UCSF virologist says it's urgent to collect data on omicron variant

Moderna's CEO Stéphane Bancel says he expects there will be a "material drop" in the efficacy of current vaccines against the newly discovered omicron variant. 

Those comments, published in the Financial Times this week, prompted a drop in U.S. stock futures amidst concern about the omicron variant's potential to drive another global spike in COVID cases similar to the highly-transmissible delta variant's spread.

Spain announced its first confirmed case Monday and the omicron variant has now spread to five continents, being detected in Europe, Canada, southern Africa, Asia, and Australia.

Genetic sequencing shows the omicron variant has 50 mutations including some mutations known to allow the virus to bind to human cells more tightly and cause high transmission.

UCSF virologist Nadia Roan says that is the reason for the urgency to collect data.

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"It's theoretically concerning because it has a lot of mutations more than delta, for example, and it has a lot of mutations within the spike protein, which is the target that most of our vaccines have," said Roan, a UCSF associate professor and investigator at the Gladstone Institute.

The World Health Organization sounded an alarm Monday calling the global risk "very high" and saying there could be severe consequences.

So far, there have been no deaths from the omicron mutation. In South Africa, patients have had mild symptoms, but the spread has been mostly people under 30-years-old so far.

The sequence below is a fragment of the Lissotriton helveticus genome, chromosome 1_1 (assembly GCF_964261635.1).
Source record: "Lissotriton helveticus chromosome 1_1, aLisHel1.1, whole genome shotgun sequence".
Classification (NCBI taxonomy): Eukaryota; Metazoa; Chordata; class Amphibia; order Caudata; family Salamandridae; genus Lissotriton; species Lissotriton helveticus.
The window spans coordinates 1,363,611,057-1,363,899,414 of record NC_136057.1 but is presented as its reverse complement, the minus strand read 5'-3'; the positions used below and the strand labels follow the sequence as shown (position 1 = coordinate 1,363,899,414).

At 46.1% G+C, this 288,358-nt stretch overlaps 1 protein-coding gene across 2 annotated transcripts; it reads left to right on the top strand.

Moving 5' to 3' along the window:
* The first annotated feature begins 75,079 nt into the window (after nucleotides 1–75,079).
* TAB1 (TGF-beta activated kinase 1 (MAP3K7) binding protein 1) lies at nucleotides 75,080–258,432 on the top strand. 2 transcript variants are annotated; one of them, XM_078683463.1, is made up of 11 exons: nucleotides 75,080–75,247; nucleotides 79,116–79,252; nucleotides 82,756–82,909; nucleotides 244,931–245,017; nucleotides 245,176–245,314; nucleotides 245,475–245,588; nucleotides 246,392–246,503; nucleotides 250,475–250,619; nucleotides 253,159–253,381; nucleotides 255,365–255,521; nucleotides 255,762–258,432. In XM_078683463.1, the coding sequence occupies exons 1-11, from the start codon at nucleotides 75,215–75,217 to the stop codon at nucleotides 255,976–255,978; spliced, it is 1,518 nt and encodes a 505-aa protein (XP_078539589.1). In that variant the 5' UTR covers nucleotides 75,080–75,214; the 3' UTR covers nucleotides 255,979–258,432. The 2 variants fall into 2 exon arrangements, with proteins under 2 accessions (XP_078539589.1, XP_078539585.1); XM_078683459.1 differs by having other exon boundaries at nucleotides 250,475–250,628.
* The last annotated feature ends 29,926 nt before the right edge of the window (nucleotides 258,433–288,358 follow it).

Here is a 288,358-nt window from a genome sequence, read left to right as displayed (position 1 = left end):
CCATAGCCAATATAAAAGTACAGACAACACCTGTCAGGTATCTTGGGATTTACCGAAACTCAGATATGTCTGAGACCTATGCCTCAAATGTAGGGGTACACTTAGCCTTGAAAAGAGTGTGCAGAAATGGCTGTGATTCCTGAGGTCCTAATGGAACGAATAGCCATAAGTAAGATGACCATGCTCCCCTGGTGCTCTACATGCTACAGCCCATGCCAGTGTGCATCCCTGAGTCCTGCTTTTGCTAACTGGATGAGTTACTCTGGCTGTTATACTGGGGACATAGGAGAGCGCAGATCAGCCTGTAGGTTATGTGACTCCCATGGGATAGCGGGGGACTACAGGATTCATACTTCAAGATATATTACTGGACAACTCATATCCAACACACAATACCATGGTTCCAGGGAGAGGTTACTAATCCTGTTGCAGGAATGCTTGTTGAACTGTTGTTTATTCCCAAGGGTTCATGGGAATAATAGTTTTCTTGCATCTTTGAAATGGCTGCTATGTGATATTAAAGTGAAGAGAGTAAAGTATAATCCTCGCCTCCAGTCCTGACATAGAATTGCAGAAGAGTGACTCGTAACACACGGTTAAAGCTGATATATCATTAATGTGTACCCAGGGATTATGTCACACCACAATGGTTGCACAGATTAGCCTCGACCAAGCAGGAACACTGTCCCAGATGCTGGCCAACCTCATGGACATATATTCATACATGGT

Moderna announced Monday it is testing existing vaccines and it could take 2-3 months to produce an omicron vaccine booster if it is needed.

Health officials say that is why it's important to for the 80 million unvaccinated Americans to get shots and for people to get covid boosters, which likely will provide some protection, even against mutations.

"My guess is there will probably be some drop in the but there are other components that shoudl be maintained, particularly the t-cells that are more resistant to viral mutations," said Professor Roan.

"I've been receiving a lot of calls from constituents obviously scared about the omicron variant," said San Mateo County Supervisor David Canepa. He says the callers are asking about getting boosters and counties need to begin preparing in case there's a spike in demand for vaccine shots or need for a new omicron booster.

"We're going to try to create more capacity. Now because of this variant, you're going to start seeing people wanting this booster more," said Canepa. "So the county of San Mateo, we have to double down on staffing."  

Health officials say the omicron mutation also points to the need for more vaccine doses overseas. The cases in South Africa were mostly among unvaccinated people on a continent with a vaccination rate of less than 10%.

"We need to get more of the world vaccinated. New variants come across when chances to highlights we need to get more of the world vaccinated," said Roan.

Roan says one bit of good news is that COVID tests are able to detect the omicron variant, making it easier to identify and track.

Jana Katsuyama is a reporter for KTVU.  Email Jana at jana.katsuyama@fox.com and follow her on Twitter @JanaKTVU or Facebook @NewsJana or ktvu.com.